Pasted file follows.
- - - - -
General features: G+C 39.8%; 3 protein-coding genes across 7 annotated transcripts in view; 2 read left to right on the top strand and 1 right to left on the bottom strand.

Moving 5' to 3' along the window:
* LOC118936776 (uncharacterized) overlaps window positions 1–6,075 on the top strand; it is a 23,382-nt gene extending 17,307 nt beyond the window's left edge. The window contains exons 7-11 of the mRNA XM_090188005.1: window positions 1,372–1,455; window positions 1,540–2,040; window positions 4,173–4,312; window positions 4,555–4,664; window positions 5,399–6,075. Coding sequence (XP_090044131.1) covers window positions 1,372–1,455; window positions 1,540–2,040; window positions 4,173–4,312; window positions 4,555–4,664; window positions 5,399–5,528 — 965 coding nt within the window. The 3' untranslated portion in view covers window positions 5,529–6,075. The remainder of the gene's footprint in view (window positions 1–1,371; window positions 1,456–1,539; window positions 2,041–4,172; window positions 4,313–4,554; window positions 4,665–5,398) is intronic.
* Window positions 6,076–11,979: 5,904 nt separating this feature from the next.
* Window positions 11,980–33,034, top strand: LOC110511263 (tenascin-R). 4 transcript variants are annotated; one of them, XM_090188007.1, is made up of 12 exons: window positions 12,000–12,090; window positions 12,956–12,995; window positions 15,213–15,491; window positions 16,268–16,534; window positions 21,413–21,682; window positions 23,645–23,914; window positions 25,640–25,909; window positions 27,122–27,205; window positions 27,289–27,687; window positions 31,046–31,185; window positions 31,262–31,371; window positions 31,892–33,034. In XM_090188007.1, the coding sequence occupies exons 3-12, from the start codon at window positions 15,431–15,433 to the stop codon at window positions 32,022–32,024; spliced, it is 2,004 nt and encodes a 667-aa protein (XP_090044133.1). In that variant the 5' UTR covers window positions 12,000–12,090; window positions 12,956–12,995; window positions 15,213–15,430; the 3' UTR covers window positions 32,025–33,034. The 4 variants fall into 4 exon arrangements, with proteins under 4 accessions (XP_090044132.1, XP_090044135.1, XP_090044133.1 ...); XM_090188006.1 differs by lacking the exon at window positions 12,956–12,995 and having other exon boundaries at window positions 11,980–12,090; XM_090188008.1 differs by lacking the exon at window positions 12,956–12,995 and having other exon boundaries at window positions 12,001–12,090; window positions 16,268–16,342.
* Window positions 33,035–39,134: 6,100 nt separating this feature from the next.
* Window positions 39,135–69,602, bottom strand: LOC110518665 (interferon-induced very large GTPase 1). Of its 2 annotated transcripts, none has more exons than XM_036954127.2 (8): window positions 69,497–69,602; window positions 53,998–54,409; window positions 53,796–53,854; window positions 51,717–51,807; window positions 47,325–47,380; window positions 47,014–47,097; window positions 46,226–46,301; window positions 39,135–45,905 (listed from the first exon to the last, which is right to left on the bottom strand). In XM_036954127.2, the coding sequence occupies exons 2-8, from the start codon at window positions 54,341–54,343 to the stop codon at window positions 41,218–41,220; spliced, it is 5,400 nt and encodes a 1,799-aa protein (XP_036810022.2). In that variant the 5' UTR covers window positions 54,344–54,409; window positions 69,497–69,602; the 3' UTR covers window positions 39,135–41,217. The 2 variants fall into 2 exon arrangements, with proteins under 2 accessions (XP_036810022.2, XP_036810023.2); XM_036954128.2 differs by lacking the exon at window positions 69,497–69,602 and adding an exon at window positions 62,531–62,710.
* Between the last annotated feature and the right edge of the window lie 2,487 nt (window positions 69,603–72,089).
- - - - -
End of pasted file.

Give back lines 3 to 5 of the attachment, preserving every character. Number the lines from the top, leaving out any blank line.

* LOC118936776 (uncharacterized) overlaps window positions 1–6,075 on the top strand; it is a 23,382-nt gene extending 17,307 nt beyond the window's left edge. The window contains exons 7-11 of the mRNA XM_090188005.1: window positions 1,372–1,455; window positions 1,540–2,040; window positions 4,173–4,312; window positions 4,555–4,664; window positions 5,399–6,075. Coding sequence (XP_090044131.1) covers window positions 1,372–1,455; window positions 1,540–2,040; window positions 4,173–4,312; window positions 4,555–4,664; window positions 5,399–5,528 — 965 coding nt within the window. The 3' untranslated portion in view covers window positions 5,529–6,075. The remainder of the gene's footprint in view (window positions 1–1,371; window positions 1,456–1,539; window positions 2,041–4,172; window positions 4,313–4,554; window positions 4,665–5,398) is intronic.
* Window positions 6,076–11,979: 5,904 nt separating this feature from the next.
* Window positions 11,980–33,034, top strand: LOC110511263 (tenascin-R). 4 transcript variants are annotated; one of them, XM_090188007.1, is made up of 12 exons: window positions 12,000–12,090; window positions 12,956–12,995; window positions 15,213–15,491; window positions 16,268–16,534; window positions 21,413–21,682; window positions 23,645–23,914; window positions 25,640–25,909; window positions 27,122–27,205; window positions 27,289–27,687; window positions 31,046–31,185; window positions 31,262–31,371; window positions 31,892–33,034. In XM_090188007.1, the coding sequence occupies exons 3-12, from the start codon at window positions 15,431–15,433 to the stop codon at window positions 32,022–32,024; spliced, it is 2,004 nt and encodes a 667-aa protein (XP_090044133.1). In that variant the 5' UTR covers window positions 12,000–12,090; window positions 12,956–12,995; window positions 15,213–15,430; the 3' UTR covers window positions 32,025–33,034. The 4 variants fall into 4 exon arrangements, with proteins under 4 accessions (XP_090044132.1, XP_090044135.1, XP_090044133.1 ...); XM_090188006.1 differs by lacking the exon at window positions 12,956–12,995 and having other exon boundaries at window positions 11,980–12,090; XM_090188008.1 differs by lacking the exon at window positions 12,956–12,995 and having other exon boundaries at window positions 12,001–12,090; window positions 16,268–16,342.